LAURIUM Managing obesity can seem like a daunting task, but it doesn't have to be. The key is to find ways to make long-term behavior changes in eating that fit your lifestyle.
Patricia Koskiniemi, family nurse practitioner at Aspirus Keweenaw, said behavior modification is an effective program for patients to cope with and manage obesity.
"What I do is help patients find a way to lose weight and keep it off into the long-term through behavior changes like eating, and thinking about how and why they eat foods while also incorporating exercise," she said. "The important thing is to clarify what behavior modification is because a lot of patients think it's going to involve a diet, and it does to a certain degree, but there's often different ways for losing weight."
Aspirus Keweenaw Family Nurse Practitioner Patricia Koskiniemi educates a patient on the “Idaho Plate Method” which aids in portion control.
The behavior modification program is available to patients 65 and older who have a body mass index equal or greater than 30. It is an intensive six- to 12-month program during which patients are expected to lose six pounds.
"With the decrease in six pounds, these people have much better blood sugars and fewer burdens on their disease," she said. "They have fewer complications from diabetes."
Aspirus Keweenaw's diabetic clinic refers patients to Koskiniemi. Often, the hardest part for patients is figuring out why they eat as much as they eat.
"Part of this can be cultural. But, the goal is to help patients understand what a normal portion size is and how they can fill up their plate with vegetables or engage in activities where they're not falling back to eating out of boredom," she said.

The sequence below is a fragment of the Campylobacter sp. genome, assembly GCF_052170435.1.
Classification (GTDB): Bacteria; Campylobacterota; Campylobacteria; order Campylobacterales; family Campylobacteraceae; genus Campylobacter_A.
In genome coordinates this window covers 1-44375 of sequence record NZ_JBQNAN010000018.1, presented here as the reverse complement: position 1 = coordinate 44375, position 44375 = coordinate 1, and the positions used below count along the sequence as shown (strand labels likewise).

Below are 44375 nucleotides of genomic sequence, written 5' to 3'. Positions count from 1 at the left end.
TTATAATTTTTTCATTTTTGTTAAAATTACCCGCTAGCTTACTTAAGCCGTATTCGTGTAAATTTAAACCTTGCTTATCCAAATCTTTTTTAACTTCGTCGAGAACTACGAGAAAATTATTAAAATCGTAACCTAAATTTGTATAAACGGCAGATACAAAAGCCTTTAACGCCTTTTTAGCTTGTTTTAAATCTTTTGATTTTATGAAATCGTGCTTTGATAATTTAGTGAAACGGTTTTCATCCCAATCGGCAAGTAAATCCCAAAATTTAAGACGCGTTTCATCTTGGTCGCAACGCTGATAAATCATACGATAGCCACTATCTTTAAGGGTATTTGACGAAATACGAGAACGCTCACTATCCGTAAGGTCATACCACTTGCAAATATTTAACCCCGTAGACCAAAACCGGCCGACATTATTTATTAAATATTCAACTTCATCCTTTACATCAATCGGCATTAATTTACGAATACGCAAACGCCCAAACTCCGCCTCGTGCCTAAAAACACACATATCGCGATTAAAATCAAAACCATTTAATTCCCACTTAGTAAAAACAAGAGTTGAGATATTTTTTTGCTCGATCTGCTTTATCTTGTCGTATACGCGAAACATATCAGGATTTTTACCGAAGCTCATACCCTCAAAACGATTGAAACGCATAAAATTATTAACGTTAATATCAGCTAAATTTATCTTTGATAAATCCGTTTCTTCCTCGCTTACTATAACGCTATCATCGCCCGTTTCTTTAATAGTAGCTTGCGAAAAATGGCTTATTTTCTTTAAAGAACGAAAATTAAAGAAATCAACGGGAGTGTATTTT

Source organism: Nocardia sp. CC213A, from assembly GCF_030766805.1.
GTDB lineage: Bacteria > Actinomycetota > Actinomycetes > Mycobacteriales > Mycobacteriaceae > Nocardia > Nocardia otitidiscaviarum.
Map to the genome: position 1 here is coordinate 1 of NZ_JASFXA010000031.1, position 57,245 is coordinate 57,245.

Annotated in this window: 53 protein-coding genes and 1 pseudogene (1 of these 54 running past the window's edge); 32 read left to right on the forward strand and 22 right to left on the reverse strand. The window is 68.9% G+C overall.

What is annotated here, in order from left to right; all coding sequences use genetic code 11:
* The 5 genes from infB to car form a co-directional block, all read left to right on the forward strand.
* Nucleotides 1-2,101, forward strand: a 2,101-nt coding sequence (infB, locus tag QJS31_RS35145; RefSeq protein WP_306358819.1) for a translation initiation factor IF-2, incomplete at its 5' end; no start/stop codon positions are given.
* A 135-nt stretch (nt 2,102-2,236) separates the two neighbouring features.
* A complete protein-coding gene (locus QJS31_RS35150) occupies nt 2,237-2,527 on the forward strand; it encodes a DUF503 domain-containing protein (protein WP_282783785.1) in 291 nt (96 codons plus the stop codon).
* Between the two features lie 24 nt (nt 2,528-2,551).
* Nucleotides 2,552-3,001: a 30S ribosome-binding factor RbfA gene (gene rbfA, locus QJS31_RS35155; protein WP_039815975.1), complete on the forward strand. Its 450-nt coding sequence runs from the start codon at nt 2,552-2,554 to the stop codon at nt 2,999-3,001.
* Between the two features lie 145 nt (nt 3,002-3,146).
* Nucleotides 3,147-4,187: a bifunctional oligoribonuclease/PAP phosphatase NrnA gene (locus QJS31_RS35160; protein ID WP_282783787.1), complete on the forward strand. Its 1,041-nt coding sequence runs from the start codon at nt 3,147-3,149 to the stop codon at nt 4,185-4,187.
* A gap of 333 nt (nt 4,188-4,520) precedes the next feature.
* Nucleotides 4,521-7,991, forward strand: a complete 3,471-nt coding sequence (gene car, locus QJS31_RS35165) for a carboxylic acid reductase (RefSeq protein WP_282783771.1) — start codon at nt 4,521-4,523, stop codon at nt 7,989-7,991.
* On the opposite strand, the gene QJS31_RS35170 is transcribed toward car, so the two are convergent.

Koskiniemi works with patients to create a program that incorporates exercise, hobbies or other activities that can help manage stress.
"A lot of it is simply asking yourself why you're eating as much as you're eating," she said. "Then we find ways to control that."
Also important is understanding the difference between starchy vegetables and non-starchy vegetables and managing portion control.
Portion control has increased significantly over the last 20 years, Koskiniemi said, and that makes a big impact on how many calories one consumes in a single day.
"What I tell patients to do when they come in is to do a food log for one week," she said. "That way people start to notice how much they're eating, when they're eating and why."
Koskiniemi said the behavior modification program, for the first month, involves patients finding out where they are in their eating habits and what triggers cause them to eat. She works with patients to create a method that fits their lifestyle.
"Most people will tell me it makes a big difference coming here every week or every other week," she said. "Depending on what stage they are, they like to come in and talk and get that encouragement. They're always surprised by the problems that crop up."
Behavior modification is about making a conscious effort to change eating habits.
"The big thing is to not make this punitive," Koskiniemi said. "One of the most common things I hear people saying is they feel bad for eating or that they are a bad person because they eat, and that often sets people up for failure."
Koskiniemi discusses the "Idaho Plate Method" with patients to help them with portion control while finding a healthy balance of proteins, fruits, vegetables and dairy.
"Behavior modification is not a magic bullet. It does take some work from both participants," she said. "The goal is not to lose weight quickly, but to change the behavior of how you eat and why you eat in order to maintain your weight and carry that though your lifetime," she said. "We stress that it's not about getting skinny, it's about getting healthy."
For more information about the behavior modification program, call Aspirus Keweenaw at 337-6560.
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